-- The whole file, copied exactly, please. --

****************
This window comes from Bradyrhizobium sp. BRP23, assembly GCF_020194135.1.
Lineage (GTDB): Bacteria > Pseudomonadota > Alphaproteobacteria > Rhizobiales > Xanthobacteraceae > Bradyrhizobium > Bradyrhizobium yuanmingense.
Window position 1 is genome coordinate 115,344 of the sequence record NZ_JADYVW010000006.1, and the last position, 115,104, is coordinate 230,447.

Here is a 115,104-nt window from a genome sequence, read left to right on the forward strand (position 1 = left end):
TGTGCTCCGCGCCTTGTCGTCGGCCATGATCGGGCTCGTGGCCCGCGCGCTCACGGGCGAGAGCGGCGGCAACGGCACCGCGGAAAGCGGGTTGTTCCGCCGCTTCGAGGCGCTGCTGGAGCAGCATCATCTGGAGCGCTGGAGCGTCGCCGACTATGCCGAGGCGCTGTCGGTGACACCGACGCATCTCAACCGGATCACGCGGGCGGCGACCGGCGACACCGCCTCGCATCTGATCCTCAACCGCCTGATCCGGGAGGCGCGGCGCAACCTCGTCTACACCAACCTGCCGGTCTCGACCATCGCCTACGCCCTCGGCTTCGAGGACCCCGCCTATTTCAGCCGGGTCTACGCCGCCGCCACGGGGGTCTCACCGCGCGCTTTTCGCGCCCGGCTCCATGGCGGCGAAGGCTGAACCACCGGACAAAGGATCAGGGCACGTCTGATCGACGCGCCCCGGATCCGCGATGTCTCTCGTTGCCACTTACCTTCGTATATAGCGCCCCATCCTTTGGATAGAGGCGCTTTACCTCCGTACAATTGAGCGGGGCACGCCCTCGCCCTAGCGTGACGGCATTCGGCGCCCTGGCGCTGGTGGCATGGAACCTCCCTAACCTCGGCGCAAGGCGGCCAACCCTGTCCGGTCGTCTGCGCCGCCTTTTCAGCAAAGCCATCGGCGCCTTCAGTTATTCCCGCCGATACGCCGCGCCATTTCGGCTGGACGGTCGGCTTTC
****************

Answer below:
This window comes from Bradyrhizobium sp. BRP23, assembly GCF_020194135.1.
Lineage (GTDB): Bacteria > Pseudomonadota > Alphaproteobacteria > Rhizobiales > Xanthobacteraceae > Bradyrhizobium > Bradyrhizobium yuanmingense.
Window position 1 is genome coordinate 115,344 of the sequence record NZ_JADYVW010000006.1, and the last position, 115,104, is coordinate 230,447.

Here is a 115,104-nt window from a genome sequence, read left to right on the forward strand (position 1 = left end):
TGTGCTCCGCGCCTTGTCGTCGGCCATGATCGGGCTCGTGGCCCGCGCGCTCACGGGCGAGAGCGGCGGCAACGGCACCGCGGAAAGCGGGTTGTTCCGCCGCTTCGAGGCGCTGCTGGAGCAGCATCATCTGGAGCGCTGGAGCGTCGCCGACTATGCCGAGGCGCTGTCGGTGACACCGACGCATCTCAACCGGATCACGCGGGCGGCGACCGGCGACACCGCCTCGCATCTGATCCTCAACCGCCTGATCCGGGAGGCGCGGCGCAACCTCGTCTACACCAACCTGCCGGTCTCGACCATCGCCTACGCCCTCGGCTTCGAGGACCCCGCCTATTTCAGCCGGGTCTACGCCGCCGCCACGGGGGTCTCACCGCGCGCTTTTCGCGCCCGGCTCCATGGCGGCGAAGGCTGAACCACCGGACAAAGGATCAGGGCACGTCTGATCGACGCGCCCCGGATCCGCGATGTCTCTCGTTGCCACTTACCTTCGTATATAGCGCCCCATCCTTTGGATAGAGGCGCTTTACCTCCGTACAATTGAGCGGGGCACGCCCTCGCCCTAGCGTGACGGCATTCGGCGCCCTGGCGCTGGTGGCATGGAACCTCCCTAACCTCGGCGCAAGGCGGCCAACCCTGTCCGGTCGTCTGCGCCGCCTTTTCAGCAAAGCCATCGGCGCCTTCAGTTATTCCCGCCGATACGCCGCGCCATTTCGGCTGGACGGTCGGCTTTC